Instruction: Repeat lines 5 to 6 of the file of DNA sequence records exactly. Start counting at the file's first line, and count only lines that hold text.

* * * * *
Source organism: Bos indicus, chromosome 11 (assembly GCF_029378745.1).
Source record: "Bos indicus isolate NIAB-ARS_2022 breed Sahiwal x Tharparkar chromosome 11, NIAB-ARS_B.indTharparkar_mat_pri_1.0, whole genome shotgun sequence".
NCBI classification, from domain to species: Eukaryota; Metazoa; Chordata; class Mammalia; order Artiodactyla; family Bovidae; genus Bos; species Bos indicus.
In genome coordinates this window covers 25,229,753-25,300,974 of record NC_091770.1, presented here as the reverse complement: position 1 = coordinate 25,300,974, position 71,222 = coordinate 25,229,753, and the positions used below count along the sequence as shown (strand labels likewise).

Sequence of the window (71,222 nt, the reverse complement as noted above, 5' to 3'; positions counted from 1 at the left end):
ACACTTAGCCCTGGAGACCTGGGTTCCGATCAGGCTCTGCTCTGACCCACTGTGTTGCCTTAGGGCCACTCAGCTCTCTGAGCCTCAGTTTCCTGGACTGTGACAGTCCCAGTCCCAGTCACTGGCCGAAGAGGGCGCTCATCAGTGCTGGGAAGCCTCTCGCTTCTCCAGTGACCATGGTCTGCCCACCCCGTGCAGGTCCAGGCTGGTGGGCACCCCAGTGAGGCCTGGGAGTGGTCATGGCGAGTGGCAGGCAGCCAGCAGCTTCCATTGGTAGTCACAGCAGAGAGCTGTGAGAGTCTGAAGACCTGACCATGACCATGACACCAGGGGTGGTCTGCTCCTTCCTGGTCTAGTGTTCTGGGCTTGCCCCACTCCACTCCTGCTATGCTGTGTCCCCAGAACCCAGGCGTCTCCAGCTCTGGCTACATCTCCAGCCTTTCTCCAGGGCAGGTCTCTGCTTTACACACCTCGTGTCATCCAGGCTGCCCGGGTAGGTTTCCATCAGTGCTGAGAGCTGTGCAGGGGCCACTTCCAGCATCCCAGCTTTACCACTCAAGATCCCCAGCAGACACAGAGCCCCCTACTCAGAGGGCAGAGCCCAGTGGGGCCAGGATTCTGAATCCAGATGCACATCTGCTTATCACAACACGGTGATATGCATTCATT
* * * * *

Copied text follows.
Sequence of the window (71,222 nt, the reverse complement as noted above, 5' to 3'; positions counted from 1 at the left end):
ACACTTAGCCCTGGAGACCTGGGTTCCGATCAGGCTCTGCTCTGACCCACTGTGTTGCCTTAGGGCCACTCAGCTCTCTGAGCCTCAGTTTCCTGGACTGTGACAGTCCCAGTCCCAGTCACTGGCCGAAGAGGGCGCTCATCAGTGCTGGGAAGCCTCTCGCTTCTCCAGTGACCATGGTCTGCCCACCCCGTGCAGGTCCAGGCTGGTGGGCACCCCAGTGAGGCCTGGGAGTGGTCATGGCGAGTGGCAGGCAGCCAGCAGCTTCCATTGGTAGTCACAGCAGAGAGCTGTGAGAGTCTGAAGACCTGACCATGACCATGACACCAGGGGTGGTCTGCTCCTTCCTGGTCTAGTGTTCTGGGCTTGCCCCACTCCACTCCTGCTATGCTGTGTCCCCAGAACCCAGGCGTCTCCAGCTCTGGCTACATCTCCAGCCTTTCTCCAGGGCAGGTCTCTGCTTTACACACCTCGTGTCATCCAGGCTGCCCGGGTAGGTTTCCATCAGTGCTGAGAGCTGTGCAGGGGCCACTTCCAGCATCCCAGCTTTACCACTCAAGATCCCCAGCAGACACAGAGCCCCCTACTCAGAGGGCAGAGCCCAGTGGGGCCAGGATTCTGAATCCAGATGCACATCTGCTTATCACAACACGGTGATATGCATTCATT